12. If a patient using a biological DMARD, synthetic DMARD, and GC is in remission, first the GCs should be tapered and discontinued, and then the biological DMARDs should be tapered if remission persists. Synthetic DMARDs should be continued at the same dosage throughout this process. It is currently not clear how to continue or discontinue drug treatment in patients who have attained remission. In guidelines for the use of GCs in RA, it has been emphasized that adverse effects in terms of osteoporosis, diabetes, and cardiovascular diseases should be monitored, and they should be tapered and finally discontinued as soon as the disease activation is suppressed. (66), (128)However, there is insufficient data regarding how the GC dose should be tapered and discontinued. (128) It was concluded in a meta-analysis that the tapering and cessation of DMARD treatment in patients who had achieved remission was associated with an increased risk for disease activation and progression (Evidence level: 1a). (129) It was reported in recently published data from the BeST study that DMARD therapy had to be reinstituted due to a relapse in 46% of the RA patients whose DMARD treatment was tapered when in remission, but radiological progression was not noted in these patients with tight monitoring during the drug-free period (Evidence level: B). (130) It was emphasized that in patients with advanced RA, the same drugs should be continued at the same doses if remission was achieved by DMARD combination treatments. It has also been suggested that modifications such as dose reduction and drug cessation be made in patients under intensive treatment and tight monitoring; however, this recommendation has not been carried out due to lack of evidence. (31), (32) The most important aspect regarding this issue is the duration of remission. Reduction in the synthetic or biological DMARD dosage can be performed in cases of persistent remission, otherwise stated as remission for at least 12 months. However, GCs should be tapered first due to their worse adverse effect profile. (1) This was discussed in detail in statement No 6. Biological agents can then be slowly tapered by expanding the treatment intervals and then finally discontinuing them. According to the five-year results of the BeST study, remission was achieved in 48% of the patients by the use of biological agents in the early period, and this remission persisted following the cessation of the biological agent in 19% of the patients. (133) In another arm of the BeST study, the biological agent was discontinued in patients using infliximab who had low disease activity for six months, and remission persisted in 52% of these patients. In those patients experiencing disease activation, low disease activity was achieved again in 84% of the patients by reinstitution of the infliximab treatment, and no radiological progression was noted during this interval. (132) It is currently not clear how to expand the biological agent treatment intervals or discontinue drug treatment in patients who have attained remission. It is important that DMARDs should be continued at the same dosage level, and the patient should be monitored very frequently while reducing the biological agent dosage so that there will not be any disease activation (1), (133) Taking all of the above-mentioned evidence into account, our expert committee supports this statement by 8.78/10.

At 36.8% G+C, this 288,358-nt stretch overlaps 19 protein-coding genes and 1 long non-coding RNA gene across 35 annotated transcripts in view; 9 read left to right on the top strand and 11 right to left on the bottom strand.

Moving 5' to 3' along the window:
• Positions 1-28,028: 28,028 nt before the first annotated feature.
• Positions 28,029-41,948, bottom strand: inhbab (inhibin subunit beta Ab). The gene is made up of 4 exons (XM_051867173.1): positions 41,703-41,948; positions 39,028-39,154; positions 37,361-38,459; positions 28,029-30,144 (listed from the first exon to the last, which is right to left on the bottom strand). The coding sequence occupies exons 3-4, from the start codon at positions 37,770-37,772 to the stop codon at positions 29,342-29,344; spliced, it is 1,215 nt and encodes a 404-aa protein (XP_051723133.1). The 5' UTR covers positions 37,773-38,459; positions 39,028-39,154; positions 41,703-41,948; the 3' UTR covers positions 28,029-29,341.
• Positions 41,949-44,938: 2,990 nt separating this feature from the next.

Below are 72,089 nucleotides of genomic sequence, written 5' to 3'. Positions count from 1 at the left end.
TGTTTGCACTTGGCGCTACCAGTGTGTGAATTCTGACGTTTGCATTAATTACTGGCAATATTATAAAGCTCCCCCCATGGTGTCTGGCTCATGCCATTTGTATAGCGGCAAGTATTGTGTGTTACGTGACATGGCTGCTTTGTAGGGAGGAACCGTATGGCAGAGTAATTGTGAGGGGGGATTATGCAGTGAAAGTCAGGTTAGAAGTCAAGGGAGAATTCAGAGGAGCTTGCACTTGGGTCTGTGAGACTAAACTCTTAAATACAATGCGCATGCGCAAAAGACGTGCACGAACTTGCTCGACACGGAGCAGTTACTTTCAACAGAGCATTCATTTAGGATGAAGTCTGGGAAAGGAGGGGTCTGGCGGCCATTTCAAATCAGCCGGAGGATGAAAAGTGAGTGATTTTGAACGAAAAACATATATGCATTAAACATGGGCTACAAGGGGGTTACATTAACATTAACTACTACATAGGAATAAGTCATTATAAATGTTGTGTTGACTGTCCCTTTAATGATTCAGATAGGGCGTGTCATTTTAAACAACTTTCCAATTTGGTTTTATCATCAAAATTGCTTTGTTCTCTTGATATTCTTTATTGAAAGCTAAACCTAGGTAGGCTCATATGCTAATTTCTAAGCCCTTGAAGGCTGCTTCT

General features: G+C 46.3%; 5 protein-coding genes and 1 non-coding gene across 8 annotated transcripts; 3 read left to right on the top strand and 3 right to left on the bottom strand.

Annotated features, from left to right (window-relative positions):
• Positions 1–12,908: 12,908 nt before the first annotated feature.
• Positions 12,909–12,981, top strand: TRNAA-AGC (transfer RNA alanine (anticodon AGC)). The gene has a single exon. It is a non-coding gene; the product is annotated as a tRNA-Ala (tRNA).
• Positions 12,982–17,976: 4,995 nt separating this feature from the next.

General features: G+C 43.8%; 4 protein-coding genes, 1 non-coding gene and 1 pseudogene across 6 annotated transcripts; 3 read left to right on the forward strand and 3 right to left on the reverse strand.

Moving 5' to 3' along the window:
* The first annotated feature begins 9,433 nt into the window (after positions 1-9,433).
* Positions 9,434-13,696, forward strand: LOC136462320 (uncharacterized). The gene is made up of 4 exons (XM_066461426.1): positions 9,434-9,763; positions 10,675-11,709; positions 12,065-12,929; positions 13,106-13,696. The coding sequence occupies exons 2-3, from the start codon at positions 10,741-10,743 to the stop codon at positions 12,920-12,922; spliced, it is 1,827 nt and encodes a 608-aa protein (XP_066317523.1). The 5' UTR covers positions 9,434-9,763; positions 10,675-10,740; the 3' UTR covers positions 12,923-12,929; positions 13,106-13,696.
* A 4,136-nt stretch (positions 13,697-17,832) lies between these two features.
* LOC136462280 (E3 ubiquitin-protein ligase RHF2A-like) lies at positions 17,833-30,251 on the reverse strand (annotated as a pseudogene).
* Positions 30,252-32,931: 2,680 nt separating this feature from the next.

13. Tapering synthetic DMARD doses can be considered in patients with persistent, longstanding remission, and the process can be planned by the patient and the doctor. As was discussed in the previous statement, DMARD doses can be readjusted in patients with longstanding remission under combination treatment after the discontinuation of GCs and biological agents. Patient characteristics, preferences, and dosage details should be taken into account during this process. It was reported in a recent study that disease flare was noted in half of the patients after the discontinuation of DMARDs due to longstanding remission, and DMARD treatment had to be reinstituted. However, it was also noted that if the flare was detected early by tight control and DMARDs were initiated at that point, radiological damage did not progress during the drug-free period in these patients. (130) It was reported in a meta-analysis that reducing the DMARD doses or suddenly discontinuing them altogether led to disease activation, and it became more difficult and took more time to achieve remission after reinstitution of DMARD treatment in these patients. (129) It was shown in another study that remission was observed for at least one year in nearly 15% of patients after the discontinuation of DMARDs, and symptom duration and laboratory activation markers were important for their prognosis. (133) Many studies have demonstrated that differences exist between patients and their treating physicians regarding attitudes toward the disease. While fatigue and pain are important complaints for the patient, physicians focus more on tender and swollen joint count. As the main goal of RA management is to reduce disability and improve quality of life, these two perspectives should also be considered when planning treatment. (134) Treatment compliance and response have been shown to be better in patients with RA when treatment planning is performed taking the patient's characteristics and preferences into account. (135-137) Adjustments in DMARD doses can be made considering these aspects and with the patient's input. (1) Our expert committee strongly supports this statement.